Armenia’s COVID-19 Numbers Increase After a Short-Lived Decline


By Varak Ghazarian

Following a steady decline in coronavirus cases in January and February, Armenia is again seeing a surge in cases that began in early March.

As of March 11, the total number of COVID-19 cases in Armenia has reached 176,286, with 165,441 recoveries and 3,239 deaths. According to Armenia’s National Center for Disease Control, the current number of hospitalizations is 6,772, and Armenia has so far conducted 761,945 COVID-19 tests.

On March 10, 4,285 tests were completed, of which 748 cases were positive. 

Last november, Armenia’s Ministry of Health announced that the government had made an advance payment for a coronavirus vaccine for 300,000 people or 10% of the country’s population, with the expected delivery date of mid-spring 2021.

On March 2, Gayane Sahakyan, Deputy Director-General of the National Center of Disease Control and Prevention, stated that Russia’s Sputnik V will become the first vaccine to be purchased by Armenia.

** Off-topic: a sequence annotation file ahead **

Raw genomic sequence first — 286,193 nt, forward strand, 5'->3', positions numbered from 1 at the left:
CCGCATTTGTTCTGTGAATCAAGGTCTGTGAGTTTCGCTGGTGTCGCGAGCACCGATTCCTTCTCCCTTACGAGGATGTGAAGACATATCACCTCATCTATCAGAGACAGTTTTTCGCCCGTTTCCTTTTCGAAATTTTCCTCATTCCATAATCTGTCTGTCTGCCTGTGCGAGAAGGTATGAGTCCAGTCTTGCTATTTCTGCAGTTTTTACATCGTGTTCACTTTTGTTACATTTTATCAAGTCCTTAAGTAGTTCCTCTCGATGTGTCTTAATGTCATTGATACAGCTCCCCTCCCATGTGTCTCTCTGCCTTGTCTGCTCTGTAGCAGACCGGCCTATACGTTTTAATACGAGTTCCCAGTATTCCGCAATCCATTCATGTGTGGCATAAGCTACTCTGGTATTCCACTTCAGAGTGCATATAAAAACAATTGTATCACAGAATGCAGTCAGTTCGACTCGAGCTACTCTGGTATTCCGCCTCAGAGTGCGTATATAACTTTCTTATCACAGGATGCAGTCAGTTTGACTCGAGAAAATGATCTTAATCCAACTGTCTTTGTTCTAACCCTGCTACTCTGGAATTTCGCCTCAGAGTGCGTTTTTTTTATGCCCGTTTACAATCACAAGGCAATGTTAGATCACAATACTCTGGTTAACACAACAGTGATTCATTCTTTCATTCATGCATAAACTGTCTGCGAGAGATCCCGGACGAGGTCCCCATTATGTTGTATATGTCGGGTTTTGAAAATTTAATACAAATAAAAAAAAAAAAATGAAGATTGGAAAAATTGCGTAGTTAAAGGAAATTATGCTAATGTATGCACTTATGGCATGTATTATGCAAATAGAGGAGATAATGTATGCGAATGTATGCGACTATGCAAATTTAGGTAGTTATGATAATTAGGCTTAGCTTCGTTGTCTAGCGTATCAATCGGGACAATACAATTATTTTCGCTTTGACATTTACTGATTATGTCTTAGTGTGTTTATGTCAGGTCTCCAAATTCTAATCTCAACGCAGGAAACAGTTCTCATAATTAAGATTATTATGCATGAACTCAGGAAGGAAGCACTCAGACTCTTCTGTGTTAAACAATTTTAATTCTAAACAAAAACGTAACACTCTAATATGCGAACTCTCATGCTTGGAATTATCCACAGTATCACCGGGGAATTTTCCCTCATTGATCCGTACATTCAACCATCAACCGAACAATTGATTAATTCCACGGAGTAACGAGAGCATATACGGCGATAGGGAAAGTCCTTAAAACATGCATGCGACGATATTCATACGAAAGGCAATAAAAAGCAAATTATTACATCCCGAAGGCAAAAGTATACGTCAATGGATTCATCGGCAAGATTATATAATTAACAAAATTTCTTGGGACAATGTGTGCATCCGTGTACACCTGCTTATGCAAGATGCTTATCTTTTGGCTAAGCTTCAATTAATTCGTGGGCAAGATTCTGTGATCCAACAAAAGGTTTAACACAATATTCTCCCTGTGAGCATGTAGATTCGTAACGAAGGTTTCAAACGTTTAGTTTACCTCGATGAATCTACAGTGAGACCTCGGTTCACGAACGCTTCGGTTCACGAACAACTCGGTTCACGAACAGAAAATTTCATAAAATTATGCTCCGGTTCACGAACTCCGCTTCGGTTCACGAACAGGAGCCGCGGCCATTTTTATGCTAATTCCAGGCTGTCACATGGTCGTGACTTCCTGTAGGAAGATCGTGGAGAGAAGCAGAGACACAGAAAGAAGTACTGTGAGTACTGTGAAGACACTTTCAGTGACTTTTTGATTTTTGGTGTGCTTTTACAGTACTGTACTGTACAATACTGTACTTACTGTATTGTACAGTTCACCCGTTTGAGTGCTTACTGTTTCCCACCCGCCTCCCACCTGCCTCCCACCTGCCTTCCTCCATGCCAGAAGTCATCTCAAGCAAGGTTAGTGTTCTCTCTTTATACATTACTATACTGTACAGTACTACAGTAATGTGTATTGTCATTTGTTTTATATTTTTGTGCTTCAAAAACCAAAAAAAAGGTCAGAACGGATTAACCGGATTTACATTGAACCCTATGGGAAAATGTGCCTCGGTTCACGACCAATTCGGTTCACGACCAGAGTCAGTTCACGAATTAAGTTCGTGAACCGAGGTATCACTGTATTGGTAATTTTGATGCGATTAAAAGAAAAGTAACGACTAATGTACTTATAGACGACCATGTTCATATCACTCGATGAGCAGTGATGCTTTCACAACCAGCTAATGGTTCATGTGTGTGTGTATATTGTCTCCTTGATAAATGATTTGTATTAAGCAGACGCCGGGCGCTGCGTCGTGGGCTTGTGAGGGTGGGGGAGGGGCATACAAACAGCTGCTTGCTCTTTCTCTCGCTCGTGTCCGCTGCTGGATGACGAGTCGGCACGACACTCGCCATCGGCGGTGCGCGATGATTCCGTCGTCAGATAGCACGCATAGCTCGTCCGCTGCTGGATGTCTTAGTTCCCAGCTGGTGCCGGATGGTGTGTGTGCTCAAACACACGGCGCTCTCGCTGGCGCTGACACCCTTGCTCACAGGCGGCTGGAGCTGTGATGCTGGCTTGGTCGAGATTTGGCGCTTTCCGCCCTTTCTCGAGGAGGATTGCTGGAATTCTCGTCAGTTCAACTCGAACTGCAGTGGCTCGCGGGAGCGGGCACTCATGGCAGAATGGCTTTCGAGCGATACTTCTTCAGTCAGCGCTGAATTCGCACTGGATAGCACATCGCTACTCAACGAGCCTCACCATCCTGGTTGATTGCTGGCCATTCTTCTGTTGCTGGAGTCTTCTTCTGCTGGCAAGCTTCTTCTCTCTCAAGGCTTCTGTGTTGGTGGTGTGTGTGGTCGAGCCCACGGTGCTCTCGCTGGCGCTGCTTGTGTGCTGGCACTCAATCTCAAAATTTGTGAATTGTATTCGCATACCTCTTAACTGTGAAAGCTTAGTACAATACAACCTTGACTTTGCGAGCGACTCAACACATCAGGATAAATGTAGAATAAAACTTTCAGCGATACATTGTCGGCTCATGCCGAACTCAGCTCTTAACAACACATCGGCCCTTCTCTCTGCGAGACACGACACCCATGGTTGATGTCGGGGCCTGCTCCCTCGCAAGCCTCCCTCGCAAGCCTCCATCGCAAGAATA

“At the moment, we are in the process of signing an agreement with Russia. The vaccines will likely arrive in Armenia within the next week. We are purchasing 15,000 doses and are planning to vaccinate 7,500 people at this stage since two doses are necessary for each person,” Sahakyan said.

Additionally, Sahakyan noted that Armenia is currently negotiating the purchase of another vaccine. 

Armenia was set to receive its first shipment of coronavirus vaccines in mid-February, but that shipment has not yet arrived. 

The World Health Organization and the European Union reported that they would spend $48.48 million over the next three years to ensure better access to COVID-19 vaccines in Armenia, Azerbaijan, Belarus, Georgia, Moldova and Ukraine.

According to the Ministry of Health, COVID-19 vaccinations are set to be carried out in two stages. The first stage includes the at-risk groups, which comprises residents or employees of social protection institutions, health workers, people 65-year-olds and older, and people with chronic illnesses.